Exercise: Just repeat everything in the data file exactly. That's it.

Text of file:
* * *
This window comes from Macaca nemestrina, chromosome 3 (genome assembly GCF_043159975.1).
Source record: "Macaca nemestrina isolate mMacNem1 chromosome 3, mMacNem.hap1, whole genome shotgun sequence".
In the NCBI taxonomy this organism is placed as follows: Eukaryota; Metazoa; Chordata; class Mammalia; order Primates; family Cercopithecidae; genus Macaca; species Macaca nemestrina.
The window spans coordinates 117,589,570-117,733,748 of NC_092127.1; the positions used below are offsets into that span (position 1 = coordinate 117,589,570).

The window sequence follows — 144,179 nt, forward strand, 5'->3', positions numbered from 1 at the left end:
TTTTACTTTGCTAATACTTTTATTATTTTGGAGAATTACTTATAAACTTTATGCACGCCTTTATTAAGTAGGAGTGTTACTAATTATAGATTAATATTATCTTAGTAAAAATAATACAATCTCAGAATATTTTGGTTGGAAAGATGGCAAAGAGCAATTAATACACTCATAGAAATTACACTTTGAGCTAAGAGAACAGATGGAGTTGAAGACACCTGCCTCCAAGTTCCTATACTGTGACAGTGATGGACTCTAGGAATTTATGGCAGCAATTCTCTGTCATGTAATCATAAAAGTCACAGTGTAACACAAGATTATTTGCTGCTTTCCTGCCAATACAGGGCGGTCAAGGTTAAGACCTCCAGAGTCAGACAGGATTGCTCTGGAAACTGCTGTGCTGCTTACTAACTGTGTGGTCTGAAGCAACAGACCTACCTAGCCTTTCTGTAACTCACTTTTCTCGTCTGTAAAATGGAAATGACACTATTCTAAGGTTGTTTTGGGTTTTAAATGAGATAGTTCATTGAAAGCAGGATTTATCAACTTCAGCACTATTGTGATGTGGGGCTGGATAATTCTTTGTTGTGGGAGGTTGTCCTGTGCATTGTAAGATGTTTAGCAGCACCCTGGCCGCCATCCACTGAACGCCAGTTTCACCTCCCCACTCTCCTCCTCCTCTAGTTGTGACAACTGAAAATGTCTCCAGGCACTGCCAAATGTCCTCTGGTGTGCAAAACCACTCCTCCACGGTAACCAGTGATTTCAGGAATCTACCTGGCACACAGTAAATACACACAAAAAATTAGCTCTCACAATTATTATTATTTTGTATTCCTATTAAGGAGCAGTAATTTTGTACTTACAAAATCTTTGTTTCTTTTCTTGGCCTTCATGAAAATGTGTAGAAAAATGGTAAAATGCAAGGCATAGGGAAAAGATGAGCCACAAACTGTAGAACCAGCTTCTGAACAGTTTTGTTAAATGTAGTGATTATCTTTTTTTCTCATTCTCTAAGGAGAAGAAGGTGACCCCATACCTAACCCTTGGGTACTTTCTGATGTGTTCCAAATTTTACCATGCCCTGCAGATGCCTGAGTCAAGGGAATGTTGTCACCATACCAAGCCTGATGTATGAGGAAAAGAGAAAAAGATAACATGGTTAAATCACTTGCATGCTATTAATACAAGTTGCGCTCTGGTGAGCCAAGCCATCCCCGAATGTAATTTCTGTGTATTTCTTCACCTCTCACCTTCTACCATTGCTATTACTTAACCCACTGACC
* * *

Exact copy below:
This window comes from Macaca nemestrina, chromosome 3 (genome assembly GCF_043159975.1).
Source record: "Macaca nemestrina isolate mMacNem1 chromosome 3, mMacNem.hap1, whole genome shotgun sequence".
In the NCBI taxonomy this organism is placed as follows: Eukaryota; Metazoa; Chordata; class Mammalia; order Primates; family Cercopithecidae; genus Macaca; species Macaca nemestrina.
The window spans coordinates 117,589,570-117,733,748 of NC_092127.1; the positions used below are offsets into that span (position 1 = coordinate 117,589,570).

The window sequence follows — 144,179 nt, forward strand, 5'->3', positions numbered from 1 at the left end:
TTTTACTTTGCTAATACTTTTATTATTTTGGAGAATTACTTATAAACTTTATGCACGCCTTTATTAAGTAGGAGTGTTACTAATTATAGATTAATATTATCTTAGTAAAAATAATACAATCTCAGAATATTTTGGTTGGAAAGATGGCAAAGAGCAATTAATACACTCATAGAAATTACACTTTGAGCTAAGAGAACAGATGGAGTTGAAGACACCTGCCTCCAAGTTCCTATACTGTGACAGTGATGGACTCTAGGAATTTATGGCAGCAATTCTCTGTCATGTAATCATAAAAGTCACAGTGTAACACAAGATTATTTGCTGCTTTCCTGCCAATACAGGGCGGTCAAGGTTAAGACCTCCAGAGTCAGACAGGATTGCTCTGGAAACTGCTGTGCTGCTTACTAACTGTGTGGTCTGAAGCAACAGACCTACCTAGCCTTTCTGTAACTCACTTTTCTCGTCTGTAAAATGGAAATGACACTATTCTAAGGTTGTTTTGGGTTTTAAATGAGATAGTTCATTGAAAGCAGGATTTATCAACTTCAGCACTATTGTGATGTGGGGCTGGATAATTCTTTGTTGTGGGAGGTTGTCCTGTGCATTGTAAGATGTTTAGCAGCACCCTGGCCGCCATCCACTGAACGCCAGTTTCACCTCCCCACTCTCCTCCTCCTCTAGTTGTGACAACTGAAAATGTCTCCAGGCACTGCCAAATGTCCTCTGGTGTGCAAAACCACTCCTCCACGGTAACCAGTGATTTCAGGAATCTACCTGGCACACAGTAAATACACACAAAAAATTAGCTCTCACAATTATTATTATTTTGTATTCCTATTAAGGAGCAGTAATTTTGTACTTACAAAATCTTTGTTTCTTTTCTTGGCCTTCATGAAAATGTGTAGAAAAATGGTAAAATGCAAGGCATAGGGAAAAGATGAGCCACAAACTGTAGAACCAGCTTCTGAACAGTTTTGTTAAATGTAGTGATTATCTTTTTTTCTCATTCTCTAAGGAGAAGAAGGTGACCCCATACCTAACCCTTGGGTACTTTCTGATGTGTTCCAAATTTTACCATGCCCTGCAGATGCCTGAGTCAAGGGAATGTTGTCACCATACCAAGCCTGATGTATGAGGAAAAGAGAAAAAGATAACATGGTTAAATCACTTGCATGCTATTAATACAAGTTGCGCTCTGGTGAGCCAAGCCATCCCCGAATGTAATTTCTGTGTATTTCTTCACCTCTCACCTTCTACCATTGCTATTACTTAACCCACTGACC